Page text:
It's bad enough that several Gmail accounts are reporting unexplained spam in their inbox, but what's worse is they're apparently sent by themselves, even though most of the accounts employ hard-to-crack two-factor authentication.
Google's spam filtering technology is typically excellent at separating legitimate emails from spam, which makes the incident an odd aberration from Gmail's otherwise sterling security protections. However, a spam variant was successful at bypassing those protections, possibly by making it seem as if the spam recipient is also the sender.
Gmail Spam Fiasco
The complaints can be found on the Gmail Help Forums, where spam being sent by their own accounts appears to be the common thread across the reports. These spam emails, typically about weight loss and growth supplements, are labeled as sent by "Me" in the inbox, complete with the user's own profile photo. In truth, though, opening the spam messages reveals a different sender, but the user's email address still appears on the "From" line.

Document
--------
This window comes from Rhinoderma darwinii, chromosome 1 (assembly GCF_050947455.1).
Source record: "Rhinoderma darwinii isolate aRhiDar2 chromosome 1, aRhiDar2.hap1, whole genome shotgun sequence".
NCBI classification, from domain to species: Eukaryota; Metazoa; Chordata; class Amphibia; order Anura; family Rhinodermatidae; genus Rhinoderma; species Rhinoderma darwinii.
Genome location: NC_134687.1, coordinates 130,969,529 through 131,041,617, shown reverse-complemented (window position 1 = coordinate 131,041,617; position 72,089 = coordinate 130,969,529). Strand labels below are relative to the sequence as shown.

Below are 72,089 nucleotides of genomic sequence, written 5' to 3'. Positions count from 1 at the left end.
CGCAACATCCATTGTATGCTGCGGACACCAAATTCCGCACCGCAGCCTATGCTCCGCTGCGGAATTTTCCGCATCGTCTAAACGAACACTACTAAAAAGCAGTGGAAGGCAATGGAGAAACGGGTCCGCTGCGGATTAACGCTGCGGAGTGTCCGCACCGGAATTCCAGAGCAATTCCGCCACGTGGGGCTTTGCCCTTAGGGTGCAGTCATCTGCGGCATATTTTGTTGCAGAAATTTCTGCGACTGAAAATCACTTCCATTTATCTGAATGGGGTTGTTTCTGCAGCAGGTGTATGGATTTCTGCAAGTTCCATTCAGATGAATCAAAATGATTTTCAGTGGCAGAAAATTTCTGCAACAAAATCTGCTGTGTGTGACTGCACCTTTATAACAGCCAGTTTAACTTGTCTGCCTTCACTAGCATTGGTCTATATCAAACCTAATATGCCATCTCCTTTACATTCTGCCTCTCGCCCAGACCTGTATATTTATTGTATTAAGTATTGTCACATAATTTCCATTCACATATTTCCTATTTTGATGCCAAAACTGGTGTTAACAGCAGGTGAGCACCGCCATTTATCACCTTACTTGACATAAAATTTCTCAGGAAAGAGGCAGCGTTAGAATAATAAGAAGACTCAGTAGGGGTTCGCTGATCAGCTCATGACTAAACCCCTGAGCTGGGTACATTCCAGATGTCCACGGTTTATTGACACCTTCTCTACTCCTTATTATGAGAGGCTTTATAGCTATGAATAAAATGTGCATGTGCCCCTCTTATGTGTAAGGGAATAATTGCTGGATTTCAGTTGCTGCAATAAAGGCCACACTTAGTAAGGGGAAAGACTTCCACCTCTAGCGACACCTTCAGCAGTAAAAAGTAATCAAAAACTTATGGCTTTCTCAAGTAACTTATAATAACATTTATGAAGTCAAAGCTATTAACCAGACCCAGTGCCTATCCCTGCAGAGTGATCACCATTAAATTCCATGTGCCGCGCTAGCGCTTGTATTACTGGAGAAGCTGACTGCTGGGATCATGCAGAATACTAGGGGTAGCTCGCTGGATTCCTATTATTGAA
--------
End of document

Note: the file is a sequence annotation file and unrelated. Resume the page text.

Fearing that the incident may have been a security breach, some users quickly changed their passwords but to no avail.
"My email account has sent out 3 spam emails in the past hour to a list of about 10 addresses that I don't recognize," wrote Gmail user Louis Morton. "I changed my password immediately after the first one, but then it happened again 2 more times."
It doesn't look like it's a security issue, though, as suspicious log-in checks note that the accounts don't appear to have been tampered with. It's more likely that a third-party sender is spoofing email addresses to make it appear as though the spam is being sent by them.
Google has officially addressed the issue, claiming it affects only a "small subset of Gmail users" — and it thinks no account has been compromised because of it. Google said it has actively taken measures to protect accounts from further receiving and "sending" spam.
On Twitter, Google employee Seth Vargo confirmed that "engineering teams are aware of this and are working on a resolution."
Sent By Telus?
Another common denominator shared by the spam emails in question is that they all appear to be sent by Telus.com. Telus, a telecommunications company based in Canada, claims it has confirmed that the messages are not being generated by the company, as Mashable reports.
"We are working with our 3rd party vendors to resolve the issue, and are advising our customers not to respond to any suspicious emails."
Are you seeing spam on your Gmail account? Feel free to sound off in the comments section below!